ok ok at cs.otago.ac.nz
Thu Aug 2 00:30:03 EDT 2007

```On 2 Aug 2007, at 5:13 am, alpheccar wrote:
> I think the problem is due to a few bad tutorial still available on
> the web and which are making two mistakes:
>
> 1 - Focusing on the IO monad which is very special ;
> 2 - Detailing the implementation. As a newie we don't care and we
> would prefer to see how to use monads rather than how to develop
>
> When you look at monads you see they can be used for controlling
> be used for side effects (IO, state monad). They can be seen as
> containers (list, Maybe). They can be used to provide a protected
> environment (tainting). So, it is difficult to see what they have
> in common. Of course, what they have in common is a set of
> algebraic laws : the monadic laws but it does not help to know it.
>
> I think that a way to see monads (and a consequence of the monadic
> laws) is that monads are interpreters for domain specific languages.

And so on.

But please, let's keep one foot in the real world if possible.
Monads were invented to solve the "how do I do imperative programming
in a pure functional language" problem.

We teach schoolchildren how to add.  They spend years counting and
before we point out that x+y == y+x.  Most people leave high school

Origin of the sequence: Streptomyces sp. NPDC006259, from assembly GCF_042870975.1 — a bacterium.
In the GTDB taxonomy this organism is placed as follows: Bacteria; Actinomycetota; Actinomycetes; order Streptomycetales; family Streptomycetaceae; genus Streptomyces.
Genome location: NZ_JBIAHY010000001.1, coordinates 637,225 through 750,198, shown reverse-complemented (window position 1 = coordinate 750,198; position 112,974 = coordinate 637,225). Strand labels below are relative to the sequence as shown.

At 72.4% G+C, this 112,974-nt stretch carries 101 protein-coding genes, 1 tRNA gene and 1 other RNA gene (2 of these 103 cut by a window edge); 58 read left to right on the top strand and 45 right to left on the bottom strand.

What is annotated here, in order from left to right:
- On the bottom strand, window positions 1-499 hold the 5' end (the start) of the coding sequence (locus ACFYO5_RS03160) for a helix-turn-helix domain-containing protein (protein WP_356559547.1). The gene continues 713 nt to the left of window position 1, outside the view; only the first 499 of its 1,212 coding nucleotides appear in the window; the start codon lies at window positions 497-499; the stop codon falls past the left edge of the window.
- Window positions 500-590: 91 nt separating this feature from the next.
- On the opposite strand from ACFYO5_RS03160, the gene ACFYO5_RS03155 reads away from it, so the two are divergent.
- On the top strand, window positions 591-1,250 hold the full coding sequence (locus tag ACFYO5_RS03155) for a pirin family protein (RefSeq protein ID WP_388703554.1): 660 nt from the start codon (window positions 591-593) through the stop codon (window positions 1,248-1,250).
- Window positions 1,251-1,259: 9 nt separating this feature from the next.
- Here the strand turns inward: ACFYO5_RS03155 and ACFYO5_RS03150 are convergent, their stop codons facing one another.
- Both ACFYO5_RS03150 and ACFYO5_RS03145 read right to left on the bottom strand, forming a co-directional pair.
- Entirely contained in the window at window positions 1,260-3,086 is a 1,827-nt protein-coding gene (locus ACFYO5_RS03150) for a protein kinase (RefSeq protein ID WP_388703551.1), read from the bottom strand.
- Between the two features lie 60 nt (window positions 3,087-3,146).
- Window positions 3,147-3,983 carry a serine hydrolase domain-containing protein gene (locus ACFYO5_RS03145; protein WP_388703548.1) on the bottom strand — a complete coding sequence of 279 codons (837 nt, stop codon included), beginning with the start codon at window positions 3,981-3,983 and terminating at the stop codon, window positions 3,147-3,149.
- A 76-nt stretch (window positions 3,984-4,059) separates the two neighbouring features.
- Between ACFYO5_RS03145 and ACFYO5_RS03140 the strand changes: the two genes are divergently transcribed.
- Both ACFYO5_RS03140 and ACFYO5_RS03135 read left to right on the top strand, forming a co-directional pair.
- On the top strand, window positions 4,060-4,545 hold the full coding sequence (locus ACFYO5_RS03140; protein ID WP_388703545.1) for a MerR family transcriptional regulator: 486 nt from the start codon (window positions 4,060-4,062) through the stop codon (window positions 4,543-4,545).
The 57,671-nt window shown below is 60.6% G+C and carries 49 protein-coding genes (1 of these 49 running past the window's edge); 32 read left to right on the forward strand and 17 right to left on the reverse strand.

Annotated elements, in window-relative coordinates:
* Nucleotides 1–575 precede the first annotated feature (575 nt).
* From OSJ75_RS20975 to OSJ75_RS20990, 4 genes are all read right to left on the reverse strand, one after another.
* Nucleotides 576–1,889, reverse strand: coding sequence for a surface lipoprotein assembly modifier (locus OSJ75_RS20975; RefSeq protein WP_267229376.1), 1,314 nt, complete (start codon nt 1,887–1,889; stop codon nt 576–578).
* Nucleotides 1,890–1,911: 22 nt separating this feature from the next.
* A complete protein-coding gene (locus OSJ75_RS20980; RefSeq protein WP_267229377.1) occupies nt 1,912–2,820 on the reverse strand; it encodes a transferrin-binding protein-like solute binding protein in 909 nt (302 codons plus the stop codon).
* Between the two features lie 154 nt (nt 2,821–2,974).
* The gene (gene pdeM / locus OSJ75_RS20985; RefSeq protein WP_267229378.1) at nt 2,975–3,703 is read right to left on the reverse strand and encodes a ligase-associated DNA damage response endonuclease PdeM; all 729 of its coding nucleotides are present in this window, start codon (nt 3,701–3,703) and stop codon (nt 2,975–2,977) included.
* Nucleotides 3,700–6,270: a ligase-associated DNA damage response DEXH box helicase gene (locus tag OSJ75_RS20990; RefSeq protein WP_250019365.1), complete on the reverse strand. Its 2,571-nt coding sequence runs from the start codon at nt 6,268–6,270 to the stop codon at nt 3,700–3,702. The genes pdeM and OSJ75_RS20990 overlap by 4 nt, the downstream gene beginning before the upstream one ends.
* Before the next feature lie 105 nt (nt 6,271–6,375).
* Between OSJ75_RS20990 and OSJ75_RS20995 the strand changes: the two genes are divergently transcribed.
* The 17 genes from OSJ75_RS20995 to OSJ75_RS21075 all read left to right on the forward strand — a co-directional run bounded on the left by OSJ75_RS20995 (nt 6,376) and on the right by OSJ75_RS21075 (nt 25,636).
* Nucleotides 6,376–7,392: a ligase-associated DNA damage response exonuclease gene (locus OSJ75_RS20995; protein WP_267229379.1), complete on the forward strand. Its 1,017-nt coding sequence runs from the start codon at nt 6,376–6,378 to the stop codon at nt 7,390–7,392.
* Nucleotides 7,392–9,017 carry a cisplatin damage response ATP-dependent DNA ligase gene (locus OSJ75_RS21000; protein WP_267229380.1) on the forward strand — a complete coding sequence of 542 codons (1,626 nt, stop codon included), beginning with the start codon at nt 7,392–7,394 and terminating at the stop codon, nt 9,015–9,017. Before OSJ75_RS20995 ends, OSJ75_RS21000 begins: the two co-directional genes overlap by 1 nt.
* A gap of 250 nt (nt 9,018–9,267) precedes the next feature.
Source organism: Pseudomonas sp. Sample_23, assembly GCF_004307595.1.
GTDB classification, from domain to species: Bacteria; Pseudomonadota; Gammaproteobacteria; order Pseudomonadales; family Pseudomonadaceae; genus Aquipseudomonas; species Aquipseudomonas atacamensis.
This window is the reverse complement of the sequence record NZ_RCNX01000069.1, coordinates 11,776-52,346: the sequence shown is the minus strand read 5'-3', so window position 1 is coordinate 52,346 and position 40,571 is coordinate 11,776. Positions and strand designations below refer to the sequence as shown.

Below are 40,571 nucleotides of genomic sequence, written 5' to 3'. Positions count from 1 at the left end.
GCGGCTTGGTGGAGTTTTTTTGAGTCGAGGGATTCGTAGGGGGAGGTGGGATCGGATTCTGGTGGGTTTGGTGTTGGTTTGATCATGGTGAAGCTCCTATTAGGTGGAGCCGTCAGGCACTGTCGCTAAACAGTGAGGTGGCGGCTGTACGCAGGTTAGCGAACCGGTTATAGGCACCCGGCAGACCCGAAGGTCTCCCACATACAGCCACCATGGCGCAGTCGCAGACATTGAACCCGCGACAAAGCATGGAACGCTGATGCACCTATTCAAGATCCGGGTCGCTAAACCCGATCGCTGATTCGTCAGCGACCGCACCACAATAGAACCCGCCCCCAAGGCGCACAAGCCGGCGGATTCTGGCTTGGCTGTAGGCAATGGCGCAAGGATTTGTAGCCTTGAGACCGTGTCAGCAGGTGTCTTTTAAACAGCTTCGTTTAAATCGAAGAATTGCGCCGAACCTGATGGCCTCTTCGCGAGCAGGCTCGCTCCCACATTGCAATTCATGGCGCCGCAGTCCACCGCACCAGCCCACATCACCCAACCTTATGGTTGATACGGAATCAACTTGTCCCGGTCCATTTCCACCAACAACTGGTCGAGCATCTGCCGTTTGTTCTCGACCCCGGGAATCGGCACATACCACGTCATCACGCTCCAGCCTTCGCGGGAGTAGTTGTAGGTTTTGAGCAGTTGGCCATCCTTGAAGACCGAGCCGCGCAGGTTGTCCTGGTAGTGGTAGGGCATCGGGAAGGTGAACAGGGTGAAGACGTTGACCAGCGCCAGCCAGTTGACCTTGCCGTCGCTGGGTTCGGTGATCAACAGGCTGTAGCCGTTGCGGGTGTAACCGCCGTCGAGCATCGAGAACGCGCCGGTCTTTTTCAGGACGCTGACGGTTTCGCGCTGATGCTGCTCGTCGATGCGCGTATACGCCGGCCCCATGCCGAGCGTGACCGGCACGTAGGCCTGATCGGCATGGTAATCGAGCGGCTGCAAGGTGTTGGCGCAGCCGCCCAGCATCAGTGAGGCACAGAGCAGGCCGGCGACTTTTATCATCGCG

without
EVER having to know that the whole numbers are a ring or what that
means.
When they DO learn that, the only way they can really make sense of
it is
to turn it back to front "a ring is a collection of things and
operations
that is rather like whole numbers".

In order to get almost anything *done* in a Haskell program, you HAVE to
learn about the IO monad.  You can get an amazing amount of useful stuff
gets in your face all the time.  You teach the IO monad before anything
it any longer than you have to, the students become convinced that you
can't do anything useful in Haskell and lose interest in learning
anything

Focussing on the implementation?  Well, I believe in giving my
students the
original papers.  One of them is "How to Declare an Imperative".
Telling
the students about the implementation is *important* to *gain their
trust*.
There's magic in Haskell, but THIS isn't magic.  I go over it again and
again: ">>= acts like semicolon; it's all about sequencing."

If you've read the Science of Discworld books you will be familiar
with the
phrase 'lies-to-children'.  You DON'T tell them the full truth,
because it
would take a long time, confuse the marrow out of their bones, and leave
them feeling this was masturbatory mathematics, not real programming,
having no connection with real world interests.  Once they are
reasonably
comfortable with the IO monad, you can introduce ST.  Once they are
reasonably comfortable with the use of ST for arrays, you can show
them the
axioms that are required for monads to work the way we expect.  Once
they
have got *that*, you can then show them that Maybe is a monad in that we
can define the operations in a useful way that also satisfies the
axioms.
Then we can go onto other monads, except that in a first course,
there isn't
time for that.  But at least we haven't scared them off completely by
telling them that monads are interpreters.

```